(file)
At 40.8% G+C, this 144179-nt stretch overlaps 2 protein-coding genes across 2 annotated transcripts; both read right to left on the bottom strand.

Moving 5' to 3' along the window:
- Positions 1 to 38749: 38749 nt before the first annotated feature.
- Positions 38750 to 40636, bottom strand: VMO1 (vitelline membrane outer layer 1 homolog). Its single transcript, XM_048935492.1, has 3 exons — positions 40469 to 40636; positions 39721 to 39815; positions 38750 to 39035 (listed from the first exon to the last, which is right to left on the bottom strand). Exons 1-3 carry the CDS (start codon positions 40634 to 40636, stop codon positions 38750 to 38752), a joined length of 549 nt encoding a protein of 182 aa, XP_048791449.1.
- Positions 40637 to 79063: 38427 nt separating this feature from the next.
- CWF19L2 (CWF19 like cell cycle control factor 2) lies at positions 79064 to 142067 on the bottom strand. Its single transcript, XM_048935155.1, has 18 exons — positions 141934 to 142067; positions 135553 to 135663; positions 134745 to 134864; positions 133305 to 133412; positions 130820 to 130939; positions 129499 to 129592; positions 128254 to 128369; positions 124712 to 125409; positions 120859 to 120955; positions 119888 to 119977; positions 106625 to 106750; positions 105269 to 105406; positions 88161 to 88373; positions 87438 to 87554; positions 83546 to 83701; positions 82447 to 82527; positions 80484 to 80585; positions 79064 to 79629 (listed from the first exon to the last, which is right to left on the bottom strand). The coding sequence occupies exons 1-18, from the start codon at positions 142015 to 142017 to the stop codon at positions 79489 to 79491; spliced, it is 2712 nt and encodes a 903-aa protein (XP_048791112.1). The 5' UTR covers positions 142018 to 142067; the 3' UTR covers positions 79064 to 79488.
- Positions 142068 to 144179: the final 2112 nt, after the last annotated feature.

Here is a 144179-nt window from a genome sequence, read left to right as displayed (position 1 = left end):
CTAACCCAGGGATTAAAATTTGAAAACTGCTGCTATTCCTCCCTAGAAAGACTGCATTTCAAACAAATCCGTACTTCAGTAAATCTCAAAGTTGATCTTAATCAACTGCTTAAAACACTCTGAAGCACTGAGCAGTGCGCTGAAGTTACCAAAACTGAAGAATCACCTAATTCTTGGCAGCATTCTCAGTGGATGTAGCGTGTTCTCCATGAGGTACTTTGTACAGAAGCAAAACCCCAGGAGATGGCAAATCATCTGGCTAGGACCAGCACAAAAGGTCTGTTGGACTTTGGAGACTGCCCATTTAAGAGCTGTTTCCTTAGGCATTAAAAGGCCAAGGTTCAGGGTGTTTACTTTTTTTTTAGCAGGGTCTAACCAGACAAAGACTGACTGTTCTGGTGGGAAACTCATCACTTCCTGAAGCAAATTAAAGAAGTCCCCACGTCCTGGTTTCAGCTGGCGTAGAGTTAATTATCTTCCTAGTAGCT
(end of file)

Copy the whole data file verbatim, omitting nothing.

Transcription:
At 40.8% G+C, this 144179-nt stretch overlaps 2 protein-coding genes across 2 annotated transcripts; both read right to left on the bottom strand.

Moving 5' to 3' along the window:
- Positions 1 to 38749: 38749 nt before the first annotated feature.
- Positions 38750 to 40636, bottom strand: VMO1 (vitelline membrane outer layer 1 homolog). Its single transcript, XM_048935492.1, has 3 exons — positions 40469 to 40636; positions 39721 to 39815; positions 38750 to 39035 (listed from the first exon to the last, which is right to left on the bottom strand). Exons 1-3 carry the CDS (start codon positions 40634 to 40636, stop codon positions 38750 to 38752), a joined length of 549 nt encoding a protein of 182 aa, XP_048791449.1.
- Positions 40637 to 79063: 38427 nt separating this feature from the next.
- CWF19L2 (CWF19 like cell cycle control factor 2) lies at positions 79064 to 142067 on the bottom strand. Its single transcript, XM_048935155.1, has 18 exons — positions 141934 to 142067; positions 135553 to 135663; positions 134745 to 134864; positions 133305 to 133412; positions 130820 to 130939; positions 129499 to 129592; positions 128254 to 128369; positions 124712 to 125409; positions 120859 to 120955; positions 119888 to 119977; positions 106625 to 106750; positions 105269 to 105406; positions 88161 to 88373; positions 87438 to 87554; positions 83546 to 83701; positions 82447 to 82527; positions 80484 to 80585; positions 79064 to 79629 (listed from the first exon to the last, which is right to left on the bottom strand). The coding sequence occupies exons 1-18, from the start codon at positions 142015 to 142017 to the stop codon at positions 79489 to 79491; spliced, it is 2712 nt and encodes a 903-aa protein (XP_048791112.1). The 5' UTR covers positions 142018 to 142067; the 3' UTR covers positions 79064 to 79488.
- Positions 142068 to 144179: the final 2112 nt, after the last annotated feature.

Here is a 144179-nt window from a genome sequence, read left to right as displayed (position 1 = left end):
CTAACCCAGGGATTAAAATTTGAAAACTGCTGCTATTCCTCCCTAGAAAGACTGCATTTCAAACAAATCCGTACTTCAGTAAATCTCAAAGTTGATCTTAATCAACTGCTTAAAACACTCTGAAGCACTGAGCAGTGCGCTGAAGTTACCAAAACTGAAGAATCACCTAATTCTTGGCAGCATTCTCAGTGGATGTAGCGTGTTCTCCATGAGGTACTTTGTACAGAAGCAAAACCCCAGGAGATGGCAAATCATCTGGCTAGGACCAGCACAAAAGGTCTGTTGGACTTTGGAGACTGCCCATTTAAGAGCTGTTTCCTTAGGCATTAAAAGGCCAAGGTTCAGGGTGTTTACTTTTTTTTTAGCAGGGTCTAACCAGACAAAGACTGACTGTTCTGGTGGGAAACTCATCACTTCCTGAAGCAAATTAAAGAAGTCCCCACGTCCTGGTTTCAGCTGGCGTAGAGTTAATTATCTTCCTAGTAGCT